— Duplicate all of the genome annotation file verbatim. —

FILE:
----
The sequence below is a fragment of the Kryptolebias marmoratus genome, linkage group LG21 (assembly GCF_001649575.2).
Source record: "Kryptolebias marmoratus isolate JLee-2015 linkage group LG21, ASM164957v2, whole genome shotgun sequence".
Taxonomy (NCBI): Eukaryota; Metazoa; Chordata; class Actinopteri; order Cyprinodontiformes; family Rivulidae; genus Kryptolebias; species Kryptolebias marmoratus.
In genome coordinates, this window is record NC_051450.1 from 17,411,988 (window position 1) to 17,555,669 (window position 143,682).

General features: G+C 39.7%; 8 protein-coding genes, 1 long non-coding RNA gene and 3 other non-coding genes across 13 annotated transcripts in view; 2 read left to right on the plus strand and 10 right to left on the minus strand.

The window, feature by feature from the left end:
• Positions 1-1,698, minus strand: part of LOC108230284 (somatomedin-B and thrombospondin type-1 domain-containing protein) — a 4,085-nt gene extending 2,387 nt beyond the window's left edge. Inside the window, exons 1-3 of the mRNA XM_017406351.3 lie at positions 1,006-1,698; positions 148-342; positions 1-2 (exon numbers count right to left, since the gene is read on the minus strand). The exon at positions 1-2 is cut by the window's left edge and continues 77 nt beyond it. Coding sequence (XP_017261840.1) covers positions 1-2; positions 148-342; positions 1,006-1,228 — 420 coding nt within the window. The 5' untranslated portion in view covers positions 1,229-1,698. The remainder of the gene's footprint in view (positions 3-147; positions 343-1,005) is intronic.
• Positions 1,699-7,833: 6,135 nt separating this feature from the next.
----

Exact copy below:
The sequence below is a fragment of the Kryptolebias marmoratus genome, linkage group LG21 (assembly GCF_001649575.2).
Source record: "Kryptolebias marmoratus isolate JLee-2015 linkage group LG21, ASM164957v2, whole genome shotgun sequence".
Taxonomy (NCBI): Eukaryota; Metazoa; Chordata; class Actinopteri; order Cyprinodontiformes; family Rivulidae; genus Kryptolebias; species Kryptolebias marmoratus.
In genome coordinates, this window is record NC_051450.1 from 17,411,988 (window position 1) to 17,555,669 (window position 143,682).

General features: G+C 39.7%; 8 protein-coding genes, 1 long non-coding RNA gene and 3 other non-coding genes across 13 annotated transcripts in view; 2 read left to right on the plus strand and 10 right to left on the minus strand.

The window, feature by feature from the left end:
• Positions 1-1,698, minus strand: part of LOC108230284 (somatomedin-B and thrombospondin type-1 domain-containing protein) — a 4,085-nt gene extending 2,387 nt beyond the window's left edge. Inside the window, exons 1-3 of the mRNA XM_017406351.3 lie at positions 1,006-1,698; positions 148-342; positions 1-2 (exon numbers count right to left, since the gene is read on the minus strand). The exon at positions 1-2 is cut by the window's left edge and continues 77 nt beyond it. Coding sequence (XP_017261840.1) covers positions 1-2; positions 148-342; positions 1,006-1,228 — 420 coding nt within the window. The 5' untranslated portion in view covers positions 1,229-1,698. The remainder of the gene's footprint in view (positions 3-147; positions 343-1,005) is intronic.
• Positions 1,699-7,833: 6,135 nt separating this feature from the next.